Exposure therapy is a technique to help people face their fears step-by-step. When a teenager is afraid of school they may avoid everything related to it as much as possible in order to feel safe. But over time, this can make the fear stronger.
If you carefully expose your child to reminders of school in a safe way, you can help them conquer their anxiety.
You could start by explaining that it’s normal to feel nervous or worried about going back. Be positive but realistic about the new term. Tell them that it’s important to talk about their fears and worries because they need to know that you will validate their feelings rather than dismiss them. Start a conversation to get them to open up about their hopes and fears for the coming school year. Don’t try to guess what the problem is, instead ask them open questions like:
- What are you looking forward to about going back to school?
- How do you expect things will be different?
- What do you want to achieve this year?
- Is there anything you’re worried about?
- What can you do about these problems?
They might not want to discuss it on your first attempt, so let them know that you are there to help if there’s anything they need to talk about. If they open up, show empathy and use supportive language.
You could also take them for a walk or drive past their school a few times before term starts. It’s a good idea to let the school know if your kid is having severe anxiety. Explain the situation and try to arrange a couple of meetings with teachers to talk through the syllabus for the new term.
2. Explain anxiety
As you’re dealing with a teenager it can be good to give them a clearer understanding of why they might feel the way they do and explain that anxiety can actually be helpful.
Anxiety is a natural defence mechanism that has evolved to keep people out of dangerous life-or-death situations. We feel anxiety because our body is preparing to deal with the danger by what’s called fight or flight. For example, in the past when our lives were much more dangerous we needed our heart rate to increase and our body to fill with nervous energy to run away from wild animals or, if we couldn’t escape, we needed to be able to fight them off.
These days, our bodies still respond the same way but not usually in life-or-death situations. Modern triggers that cause the fight-or-flight response could be things like taking an exam, public speaking or going back to school.
3. Control negative thinking
Anxiety can occur or get worse because your child might be trapped in a cycle of negative thinking. The things we think affect how we feel, so mastering thoughts is a good way to start to get our emotions under control. Here are some ways you can help them manage their negative thoughts:
- The first step is to learn to recognize them when they happen. There are probably some that they have regularly so ask them to start making a list of their most frequent negative thoughts.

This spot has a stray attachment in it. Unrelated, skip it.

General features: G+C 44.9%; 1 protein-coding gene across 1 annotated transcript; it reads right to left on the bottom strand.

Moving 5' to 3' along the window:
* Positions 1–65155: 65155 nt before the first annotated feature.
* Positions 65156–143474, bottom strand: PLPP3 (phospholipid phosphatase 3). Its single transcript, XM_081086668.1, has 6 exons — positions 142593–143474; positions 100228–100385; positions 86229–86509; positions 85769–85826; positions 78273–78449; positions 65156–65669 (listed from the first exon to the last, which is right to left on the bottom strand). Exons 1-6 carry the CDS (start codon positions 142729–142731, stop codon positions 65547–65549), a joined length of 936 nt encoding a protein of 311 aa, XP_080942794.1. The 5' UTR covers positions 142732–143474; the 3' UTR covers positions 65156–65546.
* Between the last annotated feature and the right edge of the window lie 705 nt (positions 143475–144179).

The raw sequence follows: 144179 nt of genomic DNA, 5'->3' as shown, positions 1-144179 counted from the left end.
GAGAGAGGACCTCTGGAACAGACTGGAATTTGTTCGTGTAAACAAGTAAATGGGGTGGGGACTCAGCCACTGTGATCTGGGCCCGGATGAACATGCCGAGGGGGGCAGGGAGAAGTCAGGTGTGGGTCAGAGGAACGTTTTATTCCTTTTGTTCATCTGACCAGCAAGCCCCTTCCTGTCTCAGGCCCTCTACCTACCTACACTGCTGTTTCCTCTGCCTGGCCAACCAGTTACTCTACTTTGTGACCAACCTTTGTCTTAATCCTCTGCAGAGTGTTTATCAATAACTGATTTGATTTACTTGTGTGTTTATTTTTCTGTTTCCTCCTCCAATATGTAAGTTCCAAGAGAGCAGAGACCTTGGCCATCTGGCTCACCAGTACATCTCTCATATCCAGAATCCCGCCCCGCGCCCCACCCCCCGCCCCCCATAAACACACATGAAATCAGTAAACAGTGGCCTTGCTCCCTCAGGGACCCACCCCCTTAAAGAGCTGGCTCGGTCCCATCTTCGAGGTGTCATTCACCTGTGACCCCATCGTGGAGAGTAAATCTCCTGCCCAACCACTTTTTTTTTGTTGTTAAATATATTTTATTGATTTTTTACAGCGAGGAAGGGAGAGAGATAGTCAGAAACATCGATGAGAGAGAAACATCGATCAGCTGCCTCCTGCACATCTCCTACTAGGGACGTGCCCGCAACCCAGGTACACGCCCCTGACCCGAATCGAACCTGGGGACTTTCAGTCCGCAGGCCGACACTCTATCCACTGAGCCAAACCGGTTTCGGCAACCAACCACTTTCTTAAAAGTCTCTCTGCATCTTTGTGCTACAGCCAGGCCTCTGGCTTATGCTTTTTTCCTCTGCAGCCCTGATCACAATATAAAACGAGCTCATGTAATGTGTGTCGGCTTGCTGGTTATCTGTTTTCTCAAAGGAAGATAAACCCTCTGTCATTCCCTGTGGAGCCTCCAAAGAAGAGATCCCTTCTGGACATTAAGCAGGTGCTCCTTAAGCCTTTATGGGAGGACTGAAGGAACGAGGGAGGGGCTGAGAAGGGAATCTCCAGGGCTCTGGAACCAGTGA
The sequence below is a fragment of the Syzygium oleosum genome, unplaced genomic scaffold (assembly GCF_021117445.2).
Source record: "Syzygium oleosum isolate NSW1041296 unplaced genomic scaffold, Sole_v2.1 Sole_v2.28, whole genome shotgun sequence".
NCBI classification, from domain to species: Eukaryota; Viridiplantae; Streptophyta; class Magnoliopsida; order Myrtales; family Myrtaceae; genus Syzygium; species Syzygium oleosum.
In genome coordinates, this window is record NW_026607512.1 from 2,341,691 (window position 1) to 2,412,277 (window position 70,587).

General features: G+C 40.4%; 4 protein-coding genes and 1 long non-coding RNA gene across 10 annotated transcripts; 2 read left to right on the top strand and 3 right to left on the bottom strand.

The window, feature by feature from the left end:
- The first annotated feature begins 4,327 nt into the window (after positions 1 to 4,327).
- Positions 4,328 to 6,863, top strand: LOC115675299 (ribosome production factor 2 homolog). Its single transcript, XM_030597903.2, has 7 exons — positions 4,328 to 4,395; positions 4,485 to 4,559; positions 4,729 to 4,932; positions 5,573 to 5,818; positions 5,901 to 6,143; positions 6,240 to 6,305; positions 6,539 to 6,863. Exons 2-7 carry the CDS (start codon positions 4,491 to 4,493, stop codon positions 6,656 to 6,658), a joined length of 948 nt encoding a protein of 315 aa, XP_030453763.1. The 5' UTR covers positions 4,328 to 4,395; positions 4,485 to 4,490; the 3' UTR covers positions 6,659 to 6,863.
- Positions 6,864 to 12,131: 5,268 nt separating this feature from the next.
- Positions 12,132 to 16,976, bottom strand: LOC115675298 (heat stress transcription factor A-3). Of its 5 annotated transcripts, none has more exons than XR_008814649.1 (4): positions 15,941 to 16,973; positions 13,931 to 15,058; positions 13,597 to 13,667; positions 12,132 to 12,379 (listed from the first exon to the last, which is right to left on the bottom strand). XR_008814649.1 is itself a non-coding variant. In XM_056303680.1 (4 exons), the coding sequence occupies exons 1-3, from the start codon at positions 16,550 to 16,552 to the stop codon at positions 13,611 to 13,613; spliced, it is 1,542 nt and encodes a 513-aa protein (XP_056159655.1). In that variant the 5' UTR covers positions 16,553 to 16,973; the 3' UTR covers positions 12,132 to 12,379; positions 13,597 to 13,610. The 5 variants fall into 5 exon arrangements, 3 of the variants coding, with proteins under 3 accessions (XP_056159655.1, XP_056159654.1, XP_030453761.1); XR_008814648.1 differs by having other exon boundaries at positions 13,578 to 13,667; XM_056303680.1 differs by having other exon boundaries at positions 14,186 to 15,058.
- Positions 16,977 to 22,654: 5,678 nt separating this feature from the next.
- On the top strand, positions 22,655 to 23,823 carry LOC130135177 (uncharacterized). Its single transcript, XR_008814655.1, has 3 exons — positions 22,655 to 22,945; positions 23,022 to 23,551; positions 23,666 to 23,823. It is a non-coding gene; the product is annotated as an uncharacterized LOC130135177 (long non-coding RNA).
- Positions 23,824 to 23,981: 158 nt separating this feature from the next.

- The next step is to think of ways to argue against the negative thoughts. They should think about the reasons the thoughts aren’t true. If, for example, they often think “nobody likes me”, they should think of all the people who do like them, from family to friends to acquaintances. Then every time their negative thoughts come back, they already have arguments prepared to show it’s not true.
- Replace the negative thoughts with positive ones. Get them to think about what advice they would give to a relative or friend who expressed the same negative thoughts and tell them to apply those words to themselves.
4. Relaxation techniques
Anxiety has physical symptoms and some physical actions can actually help relieve them.
Deep relaxing breathing can be an effective tool your teenager can use anywhere and anytime they feel anxious and it’s remarkably easy to do.
Just tell them to start concentrating on their breathing by taking a long slow deep breath in through their nose and letting it out just as slowly through their mouth. While they breathe tell them to think of something nice that makes them happy. They don’t even have to close their eyes, but if they do it will let them concentrate more on their happy image.
Deep breathing can be combined with muscle relaxation exercises. Anxiety can leave the body very tense but conscious effort can tackle this symptom. Tell your child to tense the muscles in specific parts of their body while breathing in slowly and deeply and then consciously relax them while slowly breathing out. They can start by tensing their feet and toes for a few seconds before relaxing them and gradually work their way up to their head and neck.
5. When to look for professional help
If your teenager’s anxiety is severe enough to cause panic attacks or lasts longer than two weeks it’s time to get them to see a counsellor, therapist or doctor.
Your GP can prescribe medication but a talking therapy should be the first option except in extreme cases. A counsellor or other mental health professional can help your teenager identify the causes of their anxiety and give them mental tools to help reduce their fears.
If your teenager’s back to school anxiety symptoms are caused by academic or exam worries, one solution is to arrange for some extra help through tutoring. Here at GoStudent, our expert tutors can provide support in any subject or exam and are available to solve your child’s worries and boost their confidence. Put their name down for a free trial class today!